"Coasts and shelf seas are biologically highly productive and play a central role in the storing of greenhouse gases in the ocean", explains project coordinator Prof. Dr. Kay Emeis from the Institute for Biogeochemistry and Marine Chemistry in Hamburg. "In this area 20 per cent of the global uptake of carbon dioxide by the ocean takes place".
The amount of carbon dioxide which can be stored in the sea depends among other things on the efficiency with which the biomass produced by single-cell algae can be utilized. In recent years a change in the basic composition of the higher levels of the food web have been observed off the Namibian coast. The GENUS team now wants to investigate the influence on all members of the food chain, including commercially utilized fish stocks.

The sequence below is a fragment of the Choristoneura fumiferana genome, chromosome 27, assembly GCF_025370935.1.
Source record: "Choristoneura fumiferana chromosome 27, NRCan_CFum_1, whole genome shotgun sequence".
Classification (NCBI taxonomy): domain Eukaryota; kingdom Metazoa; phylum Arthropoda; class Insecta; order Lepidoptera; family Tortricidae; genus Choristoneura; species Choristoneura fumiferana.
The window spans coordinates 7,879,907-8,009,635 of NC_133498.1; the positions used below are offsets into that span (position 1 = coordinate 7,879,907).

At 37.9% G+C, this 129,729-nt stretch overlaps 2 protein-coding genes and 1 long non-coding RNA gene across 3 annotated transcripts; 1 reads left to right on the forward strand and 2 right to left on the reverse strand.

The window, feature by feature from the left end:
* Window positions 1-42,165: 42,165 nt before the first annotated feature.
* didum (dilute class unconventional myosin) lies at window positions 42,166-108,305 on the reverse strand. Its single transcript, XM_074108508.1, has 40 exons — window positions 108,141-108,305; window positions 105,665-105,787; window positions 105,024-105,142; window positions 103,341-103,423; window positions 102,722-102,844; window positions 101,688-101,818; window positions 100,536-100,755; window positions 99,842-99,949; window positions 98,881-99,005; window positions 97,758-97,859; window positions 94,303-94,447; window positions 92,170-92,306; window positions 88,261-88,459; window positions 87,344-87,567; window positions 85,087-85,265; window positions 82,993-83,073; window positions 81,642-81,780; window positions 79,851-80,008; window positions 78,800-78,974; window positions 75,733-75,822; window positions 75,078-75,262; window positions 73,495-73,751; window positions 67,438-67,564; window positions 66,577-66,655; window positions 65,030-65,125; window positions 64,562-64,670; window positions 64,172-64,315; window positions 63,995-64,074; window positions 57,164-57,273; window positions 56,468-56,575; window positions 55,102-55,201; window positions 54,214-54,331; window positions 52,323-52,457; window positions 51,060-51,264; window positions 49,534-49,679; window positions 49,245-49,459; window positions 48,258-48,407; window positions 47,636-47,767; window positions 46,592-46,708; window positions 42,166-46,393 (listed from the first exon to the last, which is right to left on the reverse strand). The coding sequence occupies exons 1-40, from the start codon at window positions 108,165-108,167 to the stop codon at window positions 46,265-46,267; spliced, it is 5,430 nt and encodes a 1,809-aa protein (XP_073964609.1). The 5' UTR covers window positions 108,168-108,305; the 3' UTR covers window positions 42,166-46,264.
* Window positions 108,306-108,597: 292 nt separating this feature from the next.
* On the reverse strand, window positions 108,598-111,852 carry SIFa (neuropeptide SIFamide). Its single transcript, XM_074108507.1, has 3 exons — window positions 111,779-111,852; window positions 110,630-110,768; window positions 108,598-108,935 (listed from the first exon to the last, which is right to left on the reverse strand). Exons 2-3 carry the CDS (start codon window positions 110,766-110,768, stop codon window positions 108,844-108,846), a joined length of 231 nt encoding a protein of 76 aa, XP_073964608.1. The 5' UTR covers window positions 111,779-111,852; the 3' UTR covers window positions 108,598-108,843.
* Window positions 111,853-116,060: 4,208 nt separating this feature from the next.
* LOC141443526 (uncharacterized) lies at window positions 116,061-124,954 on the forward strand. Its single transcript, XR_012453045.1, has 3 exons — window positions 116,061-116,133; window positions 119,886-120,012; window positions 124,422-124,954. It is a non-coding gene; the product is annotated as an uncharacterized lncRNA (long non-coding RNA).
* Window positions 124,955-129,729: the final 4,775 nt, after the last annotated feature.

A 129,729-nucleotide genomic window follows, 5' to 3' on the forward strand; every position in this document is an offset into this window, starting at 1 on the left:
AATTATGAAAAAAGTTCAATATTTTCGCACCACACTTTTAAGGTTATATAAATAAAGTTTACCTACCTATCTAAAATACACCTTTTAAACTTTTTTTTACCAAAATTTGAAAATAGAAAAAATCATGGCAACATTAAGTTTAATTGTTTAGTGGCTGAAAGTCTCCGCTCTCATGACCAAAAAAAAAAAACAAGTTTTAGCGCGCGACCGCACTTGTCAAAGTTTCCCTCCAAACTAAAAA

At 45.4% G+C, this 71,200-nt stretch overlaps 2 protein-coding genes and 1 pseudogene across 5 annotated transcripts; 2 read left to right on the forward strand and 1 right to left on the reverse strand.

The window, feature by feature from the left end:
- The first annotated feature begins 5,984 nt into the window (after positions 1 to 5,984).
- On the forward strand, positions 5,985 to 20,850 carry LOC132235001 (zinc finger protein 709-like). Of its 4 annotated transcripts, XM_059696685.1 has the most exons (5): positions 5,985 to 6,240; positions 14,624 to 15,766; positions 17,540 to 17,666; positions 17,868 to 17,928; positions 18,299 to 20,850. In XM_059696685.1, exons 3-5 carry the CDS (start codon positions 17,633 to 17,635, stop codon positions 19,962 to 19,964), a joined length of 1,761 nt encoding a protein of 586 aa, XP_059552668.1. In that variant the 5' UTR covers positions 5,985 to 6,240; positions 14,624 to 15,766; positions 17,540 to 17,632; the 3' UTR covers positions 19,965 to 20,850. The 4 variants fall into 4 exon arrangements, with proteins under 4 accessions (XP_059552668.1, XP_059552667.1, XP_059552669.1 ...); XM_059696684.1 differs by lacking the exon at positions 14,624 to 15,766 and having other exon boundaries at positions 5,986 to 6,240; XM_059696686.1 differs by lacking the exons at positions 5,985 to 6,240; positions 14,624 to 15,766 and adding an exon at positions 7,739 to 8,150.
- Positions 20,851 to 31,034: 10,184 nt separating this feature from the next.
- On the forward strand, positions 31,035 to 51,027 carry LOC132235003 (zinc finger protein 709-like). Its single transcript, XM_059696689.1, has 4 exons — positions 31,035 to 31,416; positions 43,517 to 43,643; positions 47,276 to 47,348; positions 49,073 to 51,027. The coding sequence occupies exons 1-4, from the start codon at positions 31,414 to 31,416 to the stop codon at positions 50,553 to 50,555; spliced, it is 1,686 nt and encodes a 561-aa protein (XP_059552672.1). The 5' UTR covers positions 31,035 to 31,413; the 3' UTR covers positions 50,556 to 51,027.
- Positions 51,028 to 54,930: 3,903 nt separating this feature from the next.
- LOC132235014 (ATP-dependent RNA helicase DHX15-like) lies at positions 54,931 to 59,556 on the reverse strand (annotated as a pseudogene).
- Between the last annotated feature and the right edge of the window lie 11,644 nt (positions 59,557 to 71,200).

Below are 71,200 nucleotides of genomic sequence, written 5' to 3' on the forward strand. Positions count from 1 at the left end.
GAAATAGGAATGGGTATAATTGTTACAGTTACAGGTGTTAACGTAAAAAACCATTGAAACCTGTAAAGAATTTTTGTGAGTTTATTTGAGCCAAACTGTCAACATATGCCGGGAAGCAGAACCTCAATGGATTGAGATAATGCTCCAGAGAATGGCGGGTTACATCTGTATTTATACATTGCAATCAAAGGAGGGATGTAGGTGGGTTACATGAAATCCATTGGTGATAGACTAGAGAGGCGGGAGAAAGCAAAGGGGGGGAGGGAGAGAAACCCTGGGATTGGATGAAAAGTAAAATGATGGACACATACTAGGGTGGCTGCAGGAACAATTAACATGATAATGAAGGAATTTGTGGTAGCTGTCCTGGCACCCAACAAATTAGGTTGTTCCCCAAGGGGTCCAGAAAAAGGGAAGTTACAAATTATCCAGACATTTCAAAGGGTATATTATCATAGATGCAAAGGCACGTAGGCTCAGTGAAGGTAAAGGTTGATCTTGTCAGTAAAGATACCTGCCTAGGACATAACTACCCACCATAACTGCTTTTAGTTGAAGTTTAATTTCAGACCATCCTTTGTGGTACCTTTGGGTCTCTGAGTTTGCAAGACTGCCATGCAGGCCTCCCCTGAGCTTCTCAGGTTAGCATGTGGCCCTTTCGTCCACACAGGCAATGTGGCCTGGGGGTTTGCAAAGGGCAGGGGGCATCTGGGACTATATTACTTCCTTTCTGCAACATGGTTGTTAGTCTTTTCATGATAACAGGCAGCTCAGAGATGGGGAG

Phytoplankton needs not only CO2, but also nutrients such as nitrogen and phosphate. Their availability depends on the oxygen content of the wind-driven currents. If these change, this also affects the productivity: "Up to now it was assumed that the areas in question had been overfished", reports Emeis. "However, it is possible that what we are seeing is a result of climate change".
In order to investigate the interrelationships between wind forcing, biomass production and CO2 fixation, Emeis and his colleague from the University of Bremen, Prof. Dr. Wilhelm Hagen, have put together a team of experienced modelers, biogeochemists and ecologists. The objective is to set up a model system with which the ecological consequences of climate change can be predicted - for Namibia, but also for other similar upwelling areas worldwide.
The project is funded be the German Federal Ministry for Education and Research (BMBF) and will be an important contribution to the International Geosphere-Biosphere Program.